Please click on the video link above to hear a poignant tale that appears timeless but which I believe has been created in the modern age. The moon and the sun are the main characters in this beautifully crafted love story. Because of the nature of their different roles it comes as no surprise that they were unable to be together.  

Friday, 25 April 2014

Days Out in Devon: Royal Albert Memorial Museum II

I know I've done a piece about this place before but sometimes its good to revisit things and that can apply to lots of different areas of life.  But lets not go and explore any deep meaningful stuff today.   This is just going to be a 'show and tell' type post.

Now the Royal Albert Memorial Museum in Exeter is a wonderful place and I'm not the only one saying that.  It won the Art Fund's 'Museum of the Year' award in 2012 and is a far cry from the dusty place that I recall from my university days in the 1980s which I visited just to have a good laugh at the unfortunate taxidermy.  My favourite was a  seal quivering at the feet of an enormous roaring polar bear.    The expression on its face suggested that it was going to have a bowel accident anytime shortly.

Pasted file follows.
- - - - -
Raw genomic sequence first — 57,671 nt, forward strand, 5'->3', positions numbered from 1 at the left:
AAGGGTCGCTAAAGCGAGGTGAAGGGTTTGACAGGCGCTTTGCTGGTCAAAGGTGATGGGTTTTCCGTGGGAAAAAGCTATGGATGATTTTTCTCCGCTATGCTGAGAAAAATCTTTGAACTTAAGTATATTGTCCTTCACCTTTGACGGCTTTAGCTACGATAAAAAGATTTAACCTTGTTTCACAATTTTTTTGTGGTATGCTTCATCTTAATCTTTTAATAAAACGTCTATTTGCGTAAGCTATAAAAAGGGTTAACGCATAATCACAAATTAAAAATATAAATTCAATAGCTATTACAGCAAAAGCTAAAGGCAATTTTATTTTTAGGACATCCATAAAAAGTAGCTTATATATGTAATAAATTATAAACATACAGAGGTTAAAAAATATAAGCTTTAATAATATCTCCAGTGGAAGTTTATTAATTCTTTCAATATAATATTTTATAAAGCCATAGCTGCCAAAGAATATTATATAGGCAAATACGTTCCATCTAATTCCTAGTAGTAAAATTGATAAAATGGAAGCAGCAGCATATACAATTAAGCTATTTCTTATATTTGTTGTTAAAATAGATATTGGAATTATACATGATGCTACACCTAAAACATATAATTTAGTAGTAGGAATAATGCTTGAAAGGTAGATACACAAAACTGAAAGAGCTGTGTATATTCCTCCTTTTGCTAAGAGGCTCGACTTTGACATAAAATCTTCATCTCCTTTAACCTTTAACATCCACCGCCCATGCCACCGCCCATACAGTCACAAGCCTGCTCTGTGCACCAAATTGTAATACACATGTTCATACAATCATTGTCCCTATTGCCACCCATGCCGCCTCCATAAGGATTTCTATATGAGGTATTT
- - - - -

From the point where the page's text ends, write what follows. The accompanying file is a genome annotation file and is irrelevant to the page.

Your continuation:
There's better reasons to go there these days and the purpose of yesterday's visit was to catch the 'Gilbert and George' exhibition that continues through until 22 June.  One room of the museum's temporary spaces is filled with their work, mainly those great big brightly coloured photo murals that the pair seem to be best known for. However 'Fallen Leaves' was the piece that most moved me, a monochrome image  which was one of a series of over 100 studies of people outside mainstream society.  I'd show you it properly but I wasn't allowed to take photos and the Tate's copyright rules seem to preclude using the image on a blog.  You'll just have to follow the link to see it.  My pictures today were taken in the coffee shop where local children have made stuff to decorate the space and photography is allowed.